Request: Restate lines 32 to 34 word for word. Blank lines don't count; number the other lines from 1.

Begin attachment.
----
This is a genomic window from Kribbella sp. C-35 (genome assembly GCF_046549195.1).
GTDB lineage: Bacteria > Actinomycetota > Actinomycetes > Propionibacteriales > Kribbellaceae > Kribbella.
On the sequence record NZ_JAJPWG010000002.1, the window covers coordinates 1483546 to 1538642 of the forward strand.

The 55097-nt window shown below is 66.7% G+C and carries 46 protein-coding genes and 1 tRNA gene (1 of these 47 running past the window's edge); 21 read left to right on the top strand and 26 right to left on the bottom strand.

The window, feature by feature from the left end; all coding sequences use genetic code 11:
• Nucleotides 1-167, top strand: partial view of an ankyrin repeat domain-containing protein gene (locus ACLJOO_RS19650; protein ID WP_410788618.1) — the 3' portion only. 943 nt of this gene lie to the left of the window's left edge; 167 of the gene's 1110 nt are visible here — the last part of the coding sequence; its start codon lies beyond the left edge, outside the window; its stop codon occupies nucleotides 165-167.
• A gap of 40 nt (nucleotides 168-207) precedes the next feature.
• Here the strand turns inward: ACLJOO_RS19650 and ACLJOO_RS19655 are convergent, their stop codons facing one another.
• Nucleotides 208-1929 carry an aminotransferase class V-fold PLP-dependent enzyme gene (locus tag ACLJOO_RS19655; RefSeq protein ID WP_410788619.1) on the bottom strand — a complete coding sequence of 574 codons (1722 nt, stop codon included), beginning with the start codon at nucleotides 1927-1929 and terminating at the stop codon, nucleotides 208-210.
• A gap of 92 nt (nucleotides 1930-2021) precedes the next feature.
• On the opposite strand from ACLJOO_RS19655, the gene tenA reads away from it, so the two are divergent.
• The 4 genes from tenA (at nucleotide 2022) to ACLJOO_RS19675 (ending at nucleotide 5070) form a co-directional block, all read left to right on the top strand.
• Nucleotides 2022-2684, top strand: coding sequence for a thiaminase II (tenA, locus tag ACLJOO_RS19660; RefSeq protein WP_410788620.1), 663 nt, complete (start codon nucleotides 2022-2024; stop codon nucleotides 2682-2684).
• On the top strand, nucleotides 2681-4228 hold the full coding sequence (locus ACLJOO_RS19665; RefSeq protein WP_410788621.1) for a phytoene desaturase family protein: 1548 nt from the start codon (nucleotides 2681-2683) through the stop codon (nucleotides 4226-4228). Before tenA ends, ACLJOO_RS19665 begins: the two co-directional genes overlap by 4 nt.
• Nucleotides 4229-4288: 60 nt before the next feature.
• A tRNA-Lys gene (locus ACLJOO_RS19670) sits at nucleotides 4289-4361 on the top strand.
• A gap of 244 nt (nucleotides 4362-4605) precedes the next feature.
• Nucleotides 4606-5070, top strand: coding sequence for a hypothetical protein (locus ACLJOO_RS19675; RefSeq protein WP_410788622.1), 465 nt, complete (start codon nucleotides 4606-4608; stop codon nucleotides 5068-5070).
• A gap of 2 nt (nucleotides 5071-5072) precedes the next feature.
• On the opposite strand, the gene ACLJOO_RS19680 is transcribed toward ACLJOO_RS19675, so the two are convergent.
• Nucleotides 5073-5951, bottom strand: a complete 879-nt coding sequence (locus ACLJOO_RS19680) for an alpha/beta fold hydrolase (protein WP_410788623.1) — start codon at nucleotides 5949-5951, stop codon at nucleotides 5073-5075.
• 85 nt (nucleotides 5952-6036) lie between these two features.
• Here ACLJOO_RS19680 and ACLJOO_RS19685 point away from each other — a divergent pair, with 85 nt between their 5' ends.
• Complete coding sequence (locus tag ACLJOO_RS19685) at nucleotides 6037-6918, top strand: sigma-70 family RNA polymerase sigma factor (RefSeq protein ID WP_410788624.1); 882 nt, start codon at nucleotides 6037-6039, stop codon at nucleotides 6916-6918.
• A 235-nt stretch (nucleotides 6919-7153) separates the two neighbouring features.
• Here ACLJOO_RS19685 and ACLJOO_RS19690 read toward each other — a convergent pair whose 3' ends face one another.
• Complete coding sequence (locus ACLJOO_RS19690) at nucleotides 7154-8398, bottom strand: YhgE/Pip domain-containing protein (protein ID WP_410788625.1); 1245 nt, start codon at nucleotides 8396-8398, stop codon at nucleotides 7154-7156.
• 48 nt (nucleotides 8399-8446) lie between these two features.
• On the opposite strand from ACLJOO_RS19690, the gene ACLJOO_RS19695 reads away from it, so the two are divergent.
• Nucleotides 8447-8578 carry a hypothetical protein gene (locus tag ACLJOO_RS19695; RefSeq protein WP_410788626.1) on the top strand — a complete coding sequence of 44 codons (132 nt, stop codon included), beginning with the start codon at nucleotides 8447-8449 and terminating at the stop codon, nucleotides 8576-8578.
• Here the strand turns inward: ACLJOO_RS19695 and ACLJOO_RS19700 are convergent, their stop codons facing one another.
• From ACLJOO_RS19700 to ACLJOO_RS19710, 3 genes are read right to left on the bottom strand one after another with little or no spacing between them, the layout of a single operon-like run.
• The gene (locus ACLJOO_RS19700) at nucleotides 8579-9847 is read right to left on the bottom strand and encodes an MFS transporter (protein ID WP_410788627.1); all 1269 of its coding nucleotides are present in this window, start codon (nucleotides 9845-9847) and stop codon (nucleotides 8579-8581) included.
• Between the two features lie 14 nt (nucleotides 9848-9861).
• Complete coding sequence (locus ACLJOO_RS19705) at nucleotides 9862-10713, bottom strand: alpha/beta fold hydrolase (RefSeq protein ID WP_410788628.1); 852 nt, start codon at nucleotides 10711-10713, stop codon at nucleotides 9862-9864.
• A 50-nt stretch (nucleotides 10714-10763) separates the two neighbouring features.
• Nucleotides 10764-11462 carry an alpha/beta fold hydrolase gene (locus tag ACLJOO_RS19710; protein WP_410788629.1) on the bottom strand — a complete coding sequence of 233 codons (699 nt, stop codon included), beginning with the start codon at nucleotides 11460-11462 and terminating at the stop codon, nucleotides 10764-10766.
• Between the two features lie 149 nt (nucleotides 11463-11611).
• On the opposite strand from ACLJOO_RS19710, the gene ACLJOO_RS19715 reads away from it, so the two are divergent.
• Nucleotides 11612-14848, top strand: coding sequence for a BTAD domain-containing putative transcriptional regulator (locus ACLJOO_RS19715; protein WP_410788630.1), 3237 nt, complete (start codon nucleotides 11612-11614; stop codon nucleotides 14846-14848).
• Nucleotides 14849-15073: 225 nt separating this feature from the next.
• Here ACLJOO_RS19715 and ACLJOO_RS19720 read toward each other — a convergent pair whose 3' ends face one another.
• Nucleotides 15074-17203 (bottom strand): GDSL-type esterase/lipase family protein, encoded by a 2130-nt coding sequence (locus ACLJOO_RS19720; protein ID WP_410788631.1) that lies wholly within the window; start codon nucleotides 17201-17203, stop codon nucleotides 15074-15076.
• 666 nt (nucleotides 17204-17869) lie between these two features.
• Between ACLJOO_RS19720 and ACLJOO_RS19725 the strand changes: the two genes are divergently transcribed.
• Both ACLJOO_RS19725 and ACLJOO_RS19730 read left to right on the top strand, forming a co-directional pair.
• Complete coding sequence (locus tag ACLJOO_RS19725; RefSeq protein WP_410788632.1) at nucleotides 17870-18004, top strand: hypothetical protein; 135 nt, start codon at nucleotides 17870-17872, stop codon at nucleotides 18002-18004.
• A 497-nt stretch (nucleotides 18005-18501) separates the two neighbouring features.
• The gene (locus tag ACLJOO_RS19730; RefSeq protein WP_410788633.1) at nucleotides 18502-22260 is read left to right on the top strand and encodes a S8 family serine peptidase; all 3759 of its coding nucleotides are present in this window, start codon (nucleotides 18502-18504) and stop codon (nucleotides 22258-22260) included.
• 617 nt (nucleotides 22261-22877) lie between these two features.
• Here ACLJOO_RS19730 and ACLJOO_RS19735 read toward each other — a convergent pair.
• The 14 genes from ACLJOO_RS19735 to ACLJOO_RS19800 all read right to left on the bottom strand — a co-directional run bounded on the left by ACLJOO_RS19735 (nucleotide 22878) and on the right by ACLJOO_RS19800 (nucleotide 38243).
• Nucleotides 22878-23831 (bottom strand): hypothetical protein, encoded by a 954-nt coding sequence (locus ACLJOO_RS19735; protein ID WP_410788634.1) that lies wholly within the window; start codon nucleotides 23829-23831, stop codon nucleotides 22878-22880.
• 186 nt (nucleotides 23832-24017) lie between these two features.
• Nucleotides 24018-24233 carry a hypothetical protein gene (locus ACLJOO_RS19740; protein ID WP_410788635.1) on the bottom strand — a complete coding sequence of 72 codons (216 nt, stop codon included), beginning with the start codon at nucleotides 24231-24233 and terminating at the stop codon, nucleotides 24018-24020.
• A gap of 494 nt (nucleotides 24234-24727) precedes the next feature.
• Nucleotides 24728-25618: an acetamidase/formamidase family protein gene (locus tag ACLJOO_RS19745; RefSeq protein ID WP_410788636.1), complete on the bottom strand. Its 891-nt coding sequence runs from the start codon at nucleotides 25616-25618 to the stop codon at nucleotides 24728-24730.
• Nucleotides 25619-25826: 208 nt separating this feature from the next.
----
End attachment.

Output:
• From ACLJOO_RS19700 to ACLJOO_RS19710, 3 genes are read right to left on the bottom strand one after another with little or no spacing between them, the layout of a single operon-like run.
• The gene (locus ACLJOO_RS19700) at nucleotides 8579-9847 is read right to left on the bottom strand and encodes an MFS transporter (protein ID WP_410788627.1); all 1269 of its coding nucleotides are present in this window, start codon (nucleotides 9845-9847) and stop codon (nucleotides 8579-8581) included.
• Between the two features lie 14 nt (nucleotides 9848-9861).